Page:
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Ajay Chhibber

The author is Chief Economic Advisor, FICCI. He is also the Visiting Scholar at the Institute of International Economic Policy, George Washington University

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Employment, Competitiveness And Shared Prosperity: The Indian Conundrum

"I don’t want India to be an economic superpower, I want it to be a happy country” – J.R.D Tata

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India reformed on the back of a crisis in 1991 and over the last 25 years has made considerable progress. Today the GDP of Maharashtra is higher than what India’s GDP was in 1991. Life expectancy has increased by ten years. Poverty (both relative and absolute) has declined. (The latest data from the multi-dimensional poverty index, MPI, shows that decline in poverty levels has been fastest in the lowest income regions, among the SC/ST groups and Muslim communities, where poverty rates were the highest.) But India is not meeting its full potential and its demographic dividend risks becoming a disaster. There are also worrying signs of rising protectionism on the international trade front.  

Is India on the verge of another 25 years of rapid growth or are we overly preoccupied with headline growth numbers of our GDP, while our underlying fundamentals remain weak? Inadequate spending on education, health, high levels of corruption, and a weakened financial system and institutions threaten the future. India’s rankings on global competitiveness indices and the World Bank’s Ease of Doing Business index have improved, but India’s external deficits have risen to dangerous levels again. Exports have been tepid and imports have surged. India has reacted by increasing import tariffs on a range of commodities to contain the deficit – but this may produce short-term gains at the cost of long-term competitiveness.  

India is at the crossroads and the stakes are high. Several experts have warned of growth slowing down should India reverse its reforms further. A drop to the so-called ‘Hindu growth rate’ of four per cent, a term coined by Prof. Raj Krishna, will take our GDP up to only $4.3 trillion by 2030 – behind Japan. At the same time bold reforms in land, labour and capital markets could accelerate our growth to nine per cent per annum, which will make India a $9 trillion economy by 2030 (third largest after the USA and China). The current 6-7 per cent rate of growth will take India’s GDP to $6-7 trillion. (Even at a GDP of $9 trillion, India’s per capita GDP would be $5625, below that of China and Thailand today).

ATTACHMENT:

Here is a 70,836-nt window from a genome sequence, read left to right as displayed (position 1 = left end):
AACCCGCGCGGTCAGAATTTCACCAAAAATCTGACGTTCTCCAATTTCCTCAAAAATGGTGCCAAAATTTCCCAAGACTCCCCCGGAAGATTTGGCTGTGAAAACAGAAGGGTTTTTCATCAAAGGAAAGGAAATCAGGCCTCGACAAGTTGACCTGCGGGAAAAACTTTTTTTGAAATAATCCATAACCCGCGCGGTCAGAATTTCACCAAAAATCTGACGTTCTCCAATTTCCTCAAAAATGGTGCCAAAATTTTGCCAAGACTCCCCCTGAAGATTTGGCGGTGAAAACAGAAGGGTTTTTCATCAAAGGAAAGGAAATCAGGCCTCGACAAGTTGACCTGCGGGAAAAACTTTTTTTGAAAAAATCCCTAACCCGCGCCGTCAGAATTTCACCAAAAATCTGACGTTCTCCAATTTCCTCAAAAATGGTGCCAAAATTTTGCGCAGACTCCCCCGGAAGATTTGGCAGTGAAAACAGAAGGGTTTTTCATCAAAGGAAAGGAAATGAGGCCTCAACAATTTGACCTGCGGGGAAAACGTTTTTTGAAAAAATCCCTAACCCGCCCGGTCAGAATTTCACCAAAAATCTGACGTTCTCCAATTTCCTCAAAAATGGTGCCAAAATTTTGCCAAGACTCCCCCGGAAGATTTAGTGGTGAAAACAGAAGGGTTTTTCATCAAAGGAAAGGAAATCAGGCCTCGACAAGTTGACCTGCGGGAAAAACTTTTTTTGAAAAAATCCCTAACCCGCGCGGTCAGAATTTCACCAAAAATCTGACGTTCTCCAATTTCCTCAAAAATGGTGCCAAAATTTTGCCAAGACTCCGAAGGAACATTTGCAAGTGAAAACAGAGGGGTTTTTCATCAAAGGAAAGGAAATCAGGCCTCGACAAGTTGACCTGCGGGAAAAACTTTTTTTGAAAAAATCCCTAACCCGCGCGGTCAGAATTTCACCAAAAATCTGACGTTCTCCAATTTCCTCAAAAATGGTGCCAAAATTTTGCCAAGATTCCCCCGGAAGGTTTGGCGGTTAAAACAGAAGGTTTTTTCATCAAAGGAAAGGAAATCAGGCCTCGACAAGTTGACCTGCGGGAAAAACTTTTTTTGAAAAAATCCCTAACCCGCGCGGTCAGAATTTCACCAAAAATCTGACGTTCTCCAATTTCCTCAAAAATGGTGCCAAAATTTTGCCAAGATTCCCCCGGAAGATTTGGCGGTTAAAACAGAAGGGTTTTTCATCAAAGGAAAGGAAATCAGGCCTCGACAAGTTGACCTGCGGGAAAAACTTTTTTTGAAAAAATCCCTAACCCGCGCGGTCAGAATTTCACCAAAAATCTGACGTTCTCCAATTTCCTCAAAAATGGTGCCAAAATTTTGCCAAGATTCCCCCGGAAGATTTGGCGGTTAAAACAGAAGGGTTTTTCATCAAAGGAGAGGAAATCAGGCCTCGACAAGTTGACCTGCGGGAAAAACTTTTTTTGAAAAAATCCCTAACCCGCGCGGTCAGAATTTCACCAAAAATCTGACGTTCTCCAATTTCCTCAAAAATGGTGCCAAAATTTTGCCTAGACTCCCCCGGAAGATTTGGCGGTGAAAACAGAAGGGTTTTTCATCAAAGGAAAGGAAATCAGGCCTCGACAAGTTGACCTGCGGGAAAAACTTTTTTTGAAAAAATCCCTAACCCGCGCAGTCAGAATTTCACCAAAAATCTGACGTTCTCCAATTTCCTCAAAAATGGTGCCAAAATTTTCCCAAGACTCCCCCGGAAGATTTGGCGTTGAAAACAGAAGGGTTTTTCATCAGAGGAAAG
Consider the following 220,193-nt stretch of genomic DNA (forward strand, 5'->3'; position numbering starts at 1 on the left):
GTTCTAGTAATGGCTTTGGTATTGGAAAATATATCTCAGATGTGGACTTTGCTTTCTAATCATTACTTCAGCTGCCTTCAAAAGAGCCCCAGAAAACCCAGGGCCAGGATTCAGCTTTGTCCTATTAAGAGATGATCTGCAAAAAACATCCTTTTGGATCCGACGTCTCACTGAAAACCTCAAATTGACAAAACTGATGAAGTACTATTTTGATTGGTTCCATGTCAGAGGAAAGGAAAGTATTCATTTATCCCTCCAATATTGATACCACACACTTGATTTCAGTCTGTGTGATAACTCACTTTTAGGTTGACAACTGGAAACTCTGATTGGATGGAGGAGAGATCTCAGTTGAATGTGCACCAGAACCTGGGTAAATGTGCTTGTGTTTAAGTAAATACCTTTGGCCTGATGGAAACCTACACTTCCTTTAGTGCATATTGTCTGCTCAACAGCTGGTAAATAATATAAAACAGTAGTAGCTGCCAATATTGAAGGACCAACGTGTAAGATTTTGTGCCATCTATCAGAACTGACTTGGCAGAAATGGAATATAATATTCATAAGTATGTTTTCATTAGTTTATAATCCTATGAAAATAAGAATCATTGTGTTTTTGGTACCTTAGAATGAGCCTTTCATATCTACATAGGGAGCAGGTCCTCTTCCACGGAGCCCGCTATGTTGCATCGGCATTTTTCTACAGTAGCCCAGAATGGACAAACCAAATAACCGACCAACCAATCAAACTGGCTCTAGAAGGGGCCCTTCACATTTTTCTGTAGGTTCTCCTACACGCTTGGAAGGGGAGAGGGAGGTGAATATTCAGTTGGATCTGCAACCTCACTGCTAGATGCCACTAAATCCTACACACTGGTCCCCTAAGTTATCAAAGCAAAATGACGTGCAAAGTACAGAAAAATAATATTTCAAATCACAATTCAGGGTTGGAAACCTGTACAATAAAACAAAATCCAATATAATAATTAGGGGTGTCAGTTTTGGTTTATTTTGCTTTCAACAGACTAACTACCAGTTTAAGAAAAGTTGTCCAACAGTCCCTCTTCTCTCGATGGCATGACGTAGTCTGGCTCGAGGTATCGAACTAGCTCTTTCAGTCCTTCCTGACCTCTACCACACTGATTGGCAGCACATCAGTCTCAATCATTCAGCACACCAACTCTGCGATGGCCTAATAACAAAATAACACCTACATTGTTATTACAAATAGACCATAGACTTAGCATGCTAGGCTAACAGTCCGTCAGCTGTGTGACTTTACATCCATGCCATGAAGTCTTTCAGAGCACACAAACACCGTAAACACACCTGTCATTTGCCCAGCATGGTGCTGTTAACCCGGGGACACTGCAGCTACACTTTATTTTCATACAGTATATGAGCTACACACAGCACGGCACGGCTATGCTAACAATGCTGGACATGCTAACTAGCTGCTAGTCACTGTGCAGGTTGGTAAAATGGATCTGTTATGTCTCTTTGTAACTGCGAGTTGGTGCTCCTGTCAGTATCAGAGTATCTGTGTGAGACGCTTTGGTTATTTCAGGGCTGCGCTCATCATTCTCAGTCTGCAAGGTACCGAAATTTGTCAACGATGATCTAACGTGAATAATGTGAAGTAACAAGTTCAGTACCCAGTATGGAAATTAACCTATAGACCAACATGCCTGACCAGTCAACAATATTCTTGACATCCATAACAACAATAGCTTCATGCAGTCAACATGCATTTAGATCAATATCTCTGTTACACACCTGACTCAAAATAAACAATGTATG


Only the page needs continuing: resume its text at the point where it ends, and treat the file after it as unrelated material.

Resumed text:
The issue of  jobs and competitiveness is inter-related. If  India intends to be a competitive economy in the global markets, it should be able to ‘Make in India’ for both the domestic market (import less) and for the global market (export more). Growth based on competitiveness should also lead to more jobs.

Competitiveness Scorecard
The most recent Global Competitiveness Index of the World Economic Forum (WEF) ranks India 58th out of 140 countries in 2018. This appears impressive at first glance, but India’s rank is lifted up hugely by its market size. If India was an average-sized country, its rank would drop closer to 70th, similar to that of Sri Lanka or Vietnam. The IMD Competitiveness Index (of the IMD Business School in Switzerland) which does not include market size as a factor in its rankings, places India at 44th position among 63 countries.

Unravelling these indices reveals a number of areas where India needs to focus in a coordinated manner. The WEF Global Competitiveness Index reveals areas where India lags behind. Among the institutional factors, the WEF Competitiveness Index identifies issues like quality of land administration and regulatory capacity. It also  underscores infrastructure, logistics, electricity connectivity and transmission as areas of focus. Health and education figure prominently in the weaknesses identified by the index. These include low average years of schooling, low pupil-teacher ratio and deficiencies in higher education, and the lack of safe drinking water.

 A surprising weakness identified by the WEF index is Information and Communications Technology (ICT) adoption. High trade tariffs and service trade openness are also given low scores. Labour markets are identified as a major drawback for India, with high labour tax rates, restrictions in hiring and firing and low female participation rates. The financial sector with high NPLs and regulatory capital ratios are included as weaknesses, despite the Insolvency and Bankruptcy Code. India also has the highest financial intermediation costs in the world and despite Jan Dhan, financial inclusion remains very low. Even though there have been improvements in India’s rank from 133 to 100 and then to 77 in 2018 in the World Bank’s Ease of Doing Business Index, the time it takes to start a business, the costs of running a business and exiting it, the insolvency regulatory framework and trademark applications are highlighted for low scores. These are some of the areas where improvement would require coordinated efforts across several government layers and necessitate legal and procedural changes which would be complex.